The route for this year's Tour Down Under appeared, on paper, to be more difficult to last year but after the teams completed reconnaissance of the stages, there's one that sticks out the most: Stage 2. Corkscrew road is relatively short at a little under 3km but the long drag to the proper start and hairpin corners that kick up to 17%, it's definitely going to split the field.
In what has traditionally been a sprinters race, TDU organisers have gone one further this year by including the taxing Corkscrew climb inside the final 20km of the stage. Riders vying for the general classification will not be afforded the luxury of waiting for the final hill-top finish at Old Willunga. They will need to be ready from the moment the Corkscrew begins. Over the top it's a fast 6km descent into the finish.
Here's what some of the riders at this year's race think about the stage and the tough climb.
Bernhard Eisel (Sky): Corkscrew changes the race. It will be very hard for each team to control, especially with Corkscrew. Teams need to be on their guard from day two.
Cameron Wurf (Cannondale): I see it as a pretty big race to the bottom. It's two and a half k – yeah it's really hard. Coming down that canyon so fast and by the time you turn left and by the time you get yourself sorted out, if you're not in those first few positions the guys up the front are going to be halfway up the climb before you can even think about getting past. Position will be everything.
Greipel and Gossy look like they're the best at holding position so I wouldn't put it past a couple of the sprinters being two of the first there. At the end of the day if a sprinter can see the top of the climb they become a climber. If they can get themselves in good positions at the bottom and get halfway up it it's going to be really hard for anyone to dislodge them. I'm sure Gilbert or Visconti will try and attack and do something but it will all be positioning. That makes it hard to predict. It could be a big group.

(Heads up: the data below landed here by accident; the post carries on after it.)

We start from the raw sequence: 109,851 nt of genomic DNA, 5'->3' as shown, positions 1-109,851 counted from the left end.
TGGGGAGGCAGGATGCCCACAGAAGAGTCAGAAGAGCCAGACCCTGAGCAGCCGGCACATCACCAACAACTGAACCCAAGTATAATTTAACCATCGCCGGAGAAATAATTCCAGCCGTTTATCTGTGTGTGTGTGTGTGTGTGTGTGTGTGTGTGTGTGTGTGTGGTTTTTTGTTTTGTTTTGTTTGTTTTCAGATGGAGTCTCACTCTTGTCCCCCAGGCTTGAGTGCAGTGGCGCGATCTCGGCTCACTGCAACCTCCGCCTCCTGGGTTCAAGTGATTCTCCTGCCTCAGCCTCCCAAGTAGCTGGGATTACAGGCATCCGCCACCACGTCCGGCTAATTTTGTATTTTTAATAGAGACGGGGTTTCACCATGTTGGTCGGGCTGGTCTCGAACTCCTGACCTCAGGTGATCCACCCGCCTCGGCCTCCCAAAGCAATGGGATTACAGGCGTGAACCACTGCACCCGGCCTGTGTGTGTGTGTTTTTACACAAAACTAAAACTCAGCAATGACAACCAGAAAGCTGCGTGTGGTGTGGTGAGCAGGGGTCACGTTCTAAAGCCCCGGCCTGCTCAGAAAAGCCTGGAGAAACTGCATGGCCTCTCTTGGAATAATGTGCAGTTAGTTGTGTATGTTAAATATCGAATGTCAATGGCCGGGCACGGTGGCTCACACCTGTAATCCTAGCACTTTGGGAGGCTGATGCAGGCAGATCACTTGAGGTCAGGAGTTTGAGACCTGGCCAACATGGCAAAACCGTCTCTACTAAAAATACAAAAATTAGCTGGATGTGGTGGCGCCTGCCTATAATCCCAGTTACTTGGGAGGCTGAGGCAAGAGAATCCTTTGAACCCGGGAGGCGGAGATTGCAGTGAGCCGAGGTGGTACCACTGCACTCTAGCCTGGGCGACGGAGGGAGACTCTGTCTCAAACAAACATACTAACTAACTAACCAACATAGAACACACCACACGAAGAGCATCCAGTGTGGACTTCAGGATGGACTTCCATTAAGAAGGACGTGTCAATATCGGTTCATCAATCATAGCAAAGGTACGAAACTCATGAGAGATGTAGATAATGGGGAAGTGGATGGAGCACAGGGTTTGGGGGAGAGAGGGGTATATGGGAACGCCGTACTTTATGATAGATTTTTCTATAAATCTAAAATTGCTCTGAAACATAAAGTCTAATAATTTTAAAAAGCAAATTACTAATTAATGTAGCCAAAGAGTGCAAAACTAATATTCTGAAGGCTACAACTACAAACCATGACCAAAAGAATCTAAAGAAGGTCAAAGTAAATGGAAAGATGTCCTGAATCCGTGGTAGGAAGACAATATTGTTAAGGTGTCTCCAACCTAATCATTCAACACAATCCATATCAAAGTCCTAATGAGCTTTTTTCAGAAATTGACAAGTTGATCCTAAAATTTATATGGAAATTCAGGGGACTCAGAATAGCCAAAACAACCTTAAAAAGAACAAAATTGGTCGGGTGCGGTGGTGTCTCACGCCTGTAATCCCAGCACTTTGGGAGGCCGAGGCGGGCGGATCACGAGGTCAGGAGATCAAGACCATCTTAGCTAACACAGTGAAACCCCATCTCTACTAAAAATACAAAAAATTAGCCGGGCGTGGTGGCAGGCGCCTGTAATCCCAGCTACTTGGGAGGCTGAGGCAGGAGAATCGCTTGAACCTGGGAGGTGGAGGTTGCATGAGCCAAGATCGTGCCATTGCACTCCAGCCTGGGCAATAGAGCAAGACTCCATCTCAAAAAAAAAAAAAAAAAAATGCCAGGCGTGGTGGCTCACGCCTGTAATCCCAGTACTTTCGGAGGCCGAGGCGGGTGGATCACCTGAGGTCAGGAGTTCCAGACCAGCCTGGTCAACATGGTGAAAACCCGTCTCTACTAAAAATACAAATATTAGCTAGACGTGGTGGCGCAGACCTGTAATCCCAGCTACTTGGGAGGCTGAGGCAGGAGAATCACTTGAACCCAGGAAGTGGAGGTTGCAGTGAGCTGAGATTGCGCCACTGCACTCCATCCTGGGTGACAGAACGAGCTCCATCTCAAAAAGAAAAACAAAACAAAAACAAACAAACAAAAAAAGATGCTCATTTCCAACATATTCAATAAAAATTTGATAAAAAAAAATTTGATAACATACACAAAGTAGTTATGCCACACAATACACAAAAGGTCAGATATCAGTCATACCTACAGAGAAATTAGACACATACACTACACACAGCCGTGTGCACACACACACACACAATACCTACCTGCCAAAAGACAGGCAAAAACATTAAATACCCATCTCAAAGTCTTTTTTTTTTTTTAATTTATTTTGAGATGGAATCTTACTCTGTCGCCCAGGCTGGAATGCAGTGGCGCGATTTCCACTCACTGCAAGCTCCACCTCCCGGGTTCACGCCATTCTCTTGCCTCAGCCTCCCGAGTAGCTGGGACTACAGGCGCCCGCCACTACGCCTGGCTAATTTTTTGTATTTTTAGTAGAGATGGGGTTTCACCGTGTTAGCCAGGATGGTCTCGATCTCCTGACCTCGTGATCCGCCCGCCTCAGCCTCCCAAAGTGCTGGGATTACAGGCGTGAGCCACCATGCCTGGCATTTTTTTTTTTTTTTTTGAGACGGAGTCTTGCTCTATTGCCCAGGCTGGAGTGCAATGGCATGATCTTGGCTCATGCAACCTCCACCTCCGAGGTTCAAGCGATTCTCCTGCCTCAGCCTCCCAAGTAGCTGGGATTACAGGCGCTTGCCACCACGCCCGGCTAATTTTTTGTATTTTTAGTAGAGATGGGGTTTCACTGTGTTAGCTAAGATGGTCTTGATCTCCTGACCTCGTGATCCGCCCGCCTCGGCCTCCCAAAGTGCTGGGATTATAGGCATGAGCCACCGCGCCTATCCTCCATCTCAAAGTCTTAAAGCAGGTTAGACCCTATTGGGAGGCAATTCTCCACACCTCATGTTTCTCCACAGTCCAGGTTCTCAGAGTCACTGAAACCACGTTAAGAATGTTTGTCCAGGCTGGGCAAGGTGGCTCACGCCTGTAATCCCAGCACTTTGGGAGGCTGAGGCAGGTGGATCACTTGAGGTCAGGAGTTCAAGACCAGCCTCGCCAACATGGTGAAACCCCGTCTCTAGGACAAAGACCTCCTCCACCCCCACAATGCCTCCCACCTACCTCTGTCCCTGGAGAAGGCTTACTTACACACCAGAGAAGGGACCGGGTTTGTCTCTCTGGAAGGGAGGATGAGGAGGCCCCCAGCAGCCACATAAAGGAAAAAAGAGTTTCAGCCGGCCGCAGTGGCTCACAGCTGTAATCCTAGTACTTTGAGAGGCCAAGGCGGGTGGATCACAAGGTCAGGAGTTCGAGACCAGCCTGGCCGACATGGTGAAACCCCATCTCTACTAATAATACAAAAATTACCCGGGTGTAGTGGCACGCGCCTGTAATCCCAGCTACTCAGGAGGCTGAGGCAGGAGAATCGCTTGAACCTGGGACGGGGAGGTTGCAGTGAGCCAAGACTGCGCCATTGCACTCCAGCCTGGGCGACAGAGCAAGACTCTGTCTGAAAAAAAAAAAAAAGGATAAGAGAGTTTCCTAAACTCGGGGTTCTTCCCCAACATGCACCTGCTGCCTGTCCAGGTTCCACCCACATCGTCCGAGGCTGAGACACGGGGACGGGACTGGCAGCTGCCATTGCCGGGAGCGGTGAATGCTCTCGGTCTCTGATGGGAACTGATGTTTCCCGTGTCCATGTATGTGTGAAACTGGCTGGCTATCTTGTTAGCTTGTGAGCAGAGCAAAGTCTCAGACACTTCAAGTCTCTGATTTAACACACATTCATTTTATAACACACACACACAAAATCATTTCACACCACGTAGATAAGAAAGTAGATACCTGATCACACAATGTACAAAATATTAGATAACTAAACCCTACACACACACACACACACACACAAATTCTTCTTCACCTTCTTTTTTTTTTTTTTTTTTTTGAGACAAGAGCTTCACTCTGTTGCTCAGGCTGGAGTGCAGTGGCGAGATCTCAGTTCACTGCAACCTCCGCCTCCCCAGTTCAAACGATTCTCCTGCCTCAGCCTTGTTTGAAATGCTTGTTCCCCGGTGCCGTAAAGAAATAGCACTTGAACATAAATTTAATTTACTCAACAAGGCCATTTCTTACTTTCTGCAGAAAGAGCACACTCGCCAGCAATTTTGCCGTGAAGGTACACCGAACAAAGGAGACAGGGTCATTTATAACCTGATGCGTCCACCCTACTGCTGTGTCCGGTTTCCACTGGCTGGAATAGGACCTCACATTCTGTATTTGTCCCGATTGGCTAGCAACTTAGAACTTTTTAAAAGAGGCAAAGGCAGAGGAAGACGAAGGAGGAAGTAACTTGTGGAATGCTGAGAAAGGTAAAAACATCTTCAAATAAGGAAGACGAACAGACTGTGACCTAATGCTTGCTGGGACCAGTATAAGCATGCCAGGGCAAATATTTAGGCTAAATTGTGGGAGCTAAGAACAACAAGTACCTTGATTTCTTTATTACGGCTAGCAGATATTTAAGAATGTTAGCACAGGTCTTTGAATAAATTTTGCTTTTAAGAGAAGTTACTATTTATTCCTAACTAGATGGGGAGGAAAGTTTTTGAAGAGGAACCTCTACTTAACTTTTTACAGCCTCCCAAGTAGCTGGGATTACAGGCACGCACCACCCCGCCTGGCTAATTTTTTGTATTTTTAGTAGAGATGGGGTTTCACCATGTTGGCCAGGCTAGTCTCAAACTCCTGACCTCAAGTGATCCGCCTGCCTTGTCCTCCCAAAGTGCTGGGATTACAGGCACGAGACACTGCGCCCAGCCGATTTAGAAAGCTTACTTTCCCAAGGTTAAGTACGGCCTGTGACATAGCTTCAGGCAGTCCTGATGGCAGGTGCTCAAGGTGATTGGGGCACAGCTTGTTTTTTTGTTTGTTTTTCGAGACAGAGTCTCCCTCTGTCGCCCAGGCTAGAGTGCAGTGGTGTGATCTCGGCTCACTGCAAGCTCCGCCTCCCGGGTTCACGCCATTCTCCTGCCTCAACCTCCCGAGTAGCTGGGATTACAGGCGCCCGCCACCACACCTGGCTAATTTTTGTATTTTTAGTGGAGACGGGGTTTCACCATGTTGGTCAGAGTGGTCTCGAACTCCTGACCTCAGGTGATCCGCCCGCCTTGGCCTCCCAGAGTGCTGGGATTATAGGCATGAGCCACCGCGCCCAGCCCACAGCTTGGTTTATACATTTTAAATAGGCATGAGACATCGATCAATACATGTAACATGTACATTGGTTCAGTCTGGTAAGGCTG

Peter Velits (Omega Pharma-Quick-Step): It's always different riding during training and in the race. It's not going to be easy but it depends on how the race develops and the teams react on the climb.
Nathan Haas (Garmin Sharp): I think I'm going to be pretty wound out on Corkscrew. It's a wicked climb. The hard part is just if you're 10m off the back it can quickly turn to 100 by the actual crest. It's just going to be one of those races where it's all about positioning going into it, it's all about the legs on it and going down the other side like a bloody idiot. Either you'll keep up or not but you're not going to make ground on it no matter who you are. GC's going to be pretty cracked up by Wednesday arvo.
Giovanni Visconti (Movistar): It won't decide the GC but it will go some way to show who will win the Tour Down Under this year. There is always the prospect on day two of this race that some riders who are not race fit will not be ready. The climb on paper looks to be tough. It's not short and once we get over the top there is still some way to go to the finish. It should be a nice spectacle for those spectators on the line.